In the beige depths of the Humanities building last Friday morning, one could almost feel the bubbling desire to learn hanging around the lecture hall. It was a normal day — it could have been a normal day — but then something obnoxiously loud and overly dangerous buzzed into the room.
Sophomore Daniel Appleton was present for the experience, and recounted the memory with unease.
“It horrified me,” Appleton said shamefully. “You don’t really know fear until a small insect with a powerful size to aggression ratio comes into contact with you.”
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According to freshman Gloria Heiss, who sat in front at the time, the wasp stayed in the upper middle section of the room.
“The pesky little (thing) was tormenting the students behind me in the middle section right as you enter the room,” Heiss said.
From Appleton’s perspective, the lecturing professor, Michael Wagner, handled the situation well once he found out what was bothering the students in the back of the room.
“Once the affected students told Professor Wagner the problem, he made a quip about the situation, connecting it back to the lecture topic,” Appleton said. “I’m sure it was witty, but I can’t remember, as I blacked out after the entire experience.”
The wasp spent about ten minutes total with the students in the journalism class. For freshman Matthew van Bastelaer, the wasp made profound use of her time in the lecture hall.
“It was really a very Sorkin-esque character development,” van Bastelaer said. “Really deep as it flew all around the group, garnering life experiences from wall to wall before experiencing a sudden death towards the back of the poorly lit room.”
The wasp’s termination came from a person who smacked her with the backside of his notebook, Appleton said.
“The sound reverberated through the room, you could almost feel it,” Appleton said. “The hall became ten degrees cooler with the dismissal of the fiery heat coming from the insect’s chaotic devil energy.”
As the class gave an applause to the end of the wasp drama, Heiss shared why she did not expect that type of reaction.
“I’m honestly kind of surprised people clapped, because I’m used to people shaming those who kill insects, but I guess wasps give back enough minimally where people don’t get upset,” Heiss said.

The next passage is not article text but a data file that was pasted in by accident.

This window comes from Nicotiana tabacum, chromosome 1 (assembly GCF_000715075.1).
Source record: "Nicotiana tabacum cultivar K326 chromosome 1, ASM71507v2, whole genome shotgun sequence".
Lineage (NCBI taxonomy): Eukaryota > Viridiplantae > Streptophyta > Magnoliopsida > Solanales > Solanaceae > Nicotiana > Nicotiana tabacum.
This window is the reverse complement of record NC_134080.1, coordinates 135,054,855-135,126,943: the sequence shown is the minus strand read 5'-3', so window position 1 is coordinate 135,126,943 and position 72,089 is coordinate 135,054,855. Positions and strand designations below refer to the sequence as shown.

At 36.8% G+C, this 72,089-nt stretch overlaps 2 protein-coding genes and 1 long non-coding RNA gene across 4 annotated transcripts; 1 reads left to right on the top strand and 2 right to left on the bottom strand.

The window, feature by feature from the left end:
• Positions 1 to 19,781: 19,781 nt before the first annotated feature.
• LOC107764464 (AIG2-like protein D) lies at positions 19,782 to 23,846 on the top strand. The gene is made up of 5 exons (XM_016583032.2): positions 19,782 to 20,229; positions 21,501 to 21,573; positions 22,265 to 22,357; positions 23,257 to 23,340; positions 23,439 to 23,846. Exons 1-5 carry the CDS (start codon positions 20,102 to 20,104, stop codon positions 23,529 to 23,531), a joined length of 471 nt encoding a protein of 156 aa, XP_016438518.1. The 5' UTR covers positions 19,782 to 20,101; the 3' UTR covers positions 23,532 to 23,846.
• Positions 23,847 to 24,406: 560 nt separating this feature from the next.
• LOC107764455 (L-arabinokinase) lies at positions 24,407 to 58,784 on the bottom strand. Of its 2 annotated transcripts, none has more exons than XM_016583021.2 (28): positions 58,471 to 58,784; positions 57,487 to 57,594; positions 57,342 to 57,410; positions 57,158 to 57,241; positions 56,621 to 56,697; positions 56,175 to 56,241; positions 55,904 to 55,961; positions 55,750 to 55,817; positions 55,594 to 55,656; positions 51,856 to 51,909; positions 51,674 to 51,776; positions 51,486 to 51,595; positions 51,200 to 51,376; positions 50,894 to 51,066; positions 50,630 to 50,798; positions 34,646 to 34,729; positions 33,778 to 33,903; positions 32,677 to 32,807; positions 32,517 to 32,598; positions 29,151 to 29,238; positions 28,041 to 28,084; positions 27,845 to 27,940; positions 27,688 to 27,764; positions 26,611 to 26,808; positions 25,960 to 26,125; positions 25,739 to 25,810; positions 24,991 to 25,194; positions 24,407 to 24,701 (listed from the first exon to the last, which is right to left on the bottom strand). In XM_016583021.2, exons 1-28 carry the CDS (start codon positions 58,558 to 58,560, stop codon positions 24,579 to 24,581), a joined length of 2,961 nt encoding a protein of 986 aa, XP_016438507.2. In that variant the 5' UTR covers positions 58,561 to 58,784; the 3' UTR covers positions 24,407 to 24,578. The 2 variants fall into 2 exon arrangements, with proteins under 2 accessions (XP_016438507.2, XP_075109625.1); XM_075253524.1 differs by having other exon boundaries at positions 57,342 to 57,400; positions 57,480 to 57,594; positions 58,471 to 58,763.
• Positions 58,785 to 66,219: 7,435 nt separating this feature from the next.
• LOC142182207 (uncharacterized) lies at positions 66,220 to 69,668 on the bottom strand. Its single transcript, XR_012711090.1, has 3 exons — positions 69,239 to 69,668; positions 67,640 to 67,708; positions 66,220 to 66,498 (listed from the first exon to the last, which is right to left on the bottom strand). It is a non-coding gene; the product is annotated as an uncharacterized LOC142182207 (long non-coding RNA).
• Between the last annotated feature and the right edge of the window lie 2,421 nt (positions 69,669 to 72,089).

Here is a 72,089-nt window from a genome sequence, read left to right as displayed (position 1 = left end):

When asked about the paranormal effects the dead wasp could possibly leave, van Bastelaer didn’t think there would be any horrible consequences.
“I don’t think the Humanities building is hospitable to any sort of spirits,” van Bastelaer said.
According to van Bastelaer, those survived by the dead wasp might have seen something like this happening, especially the wasp’s mother, who definitely did.
“(She would’ve been) a bit like ‘I told you so.’ I’m sure that she always told her kid to avoid Humanities, just like my mom always told me to,” van Bastaelear reasoned.
Reflecting on the entrance of the intruder, van Bastelaer speculated his Hydro Flask might have been the insect’s Trojan horse.
“I think the wasp got in [through] my water bottle,” van Bastelaer said. “When I opened it up it came out really quick, but I think that’s the Hydro Flask manufacturer’s fault, not mine.”
Regardless of how the wasp ended up in the lecture hall, nothing like this could ever happen again, Appleton concluded.
“One word: legislation. If a stinging insect interrupts a class from now on, the class should be cancelled, period,” Appleton said.
The wasp died quickly and publicly with a 100% disapproval rating Friday, Oct. 4. She was survived by a mother and an uncountable number of siblings, who all are still unaware of her death.
Visit the Badger Herald for updates on student Daniel Appleton, who is now facing legal charges for setting up a wasp trap in front of Humanities that ended up encapsulating students instead.